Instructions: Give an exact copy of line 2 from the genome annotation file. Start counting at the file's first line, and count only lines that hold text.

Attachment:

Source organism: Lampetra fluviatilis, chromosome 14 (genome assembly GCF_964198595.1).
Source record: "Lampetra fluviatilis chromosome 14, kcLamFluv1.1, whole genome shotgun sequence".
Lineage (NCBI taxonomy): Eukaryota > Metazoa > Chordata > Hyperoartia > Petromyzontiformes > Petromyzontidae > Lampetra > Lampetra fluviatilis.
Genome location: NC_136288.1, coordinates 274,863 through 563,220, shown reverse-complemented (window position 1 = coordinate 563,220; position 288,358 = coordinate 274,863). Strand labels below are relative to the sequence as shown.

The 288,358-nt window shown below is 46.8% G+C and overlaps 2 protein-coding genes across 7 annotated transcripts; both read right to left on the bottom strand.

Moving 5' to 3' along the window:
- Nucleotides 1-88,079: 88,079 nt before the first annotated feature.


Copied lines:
Source record: "Lampetra fluviatilis chromosome 14, kcLamFluv1.1, whole genome shotgun sequence".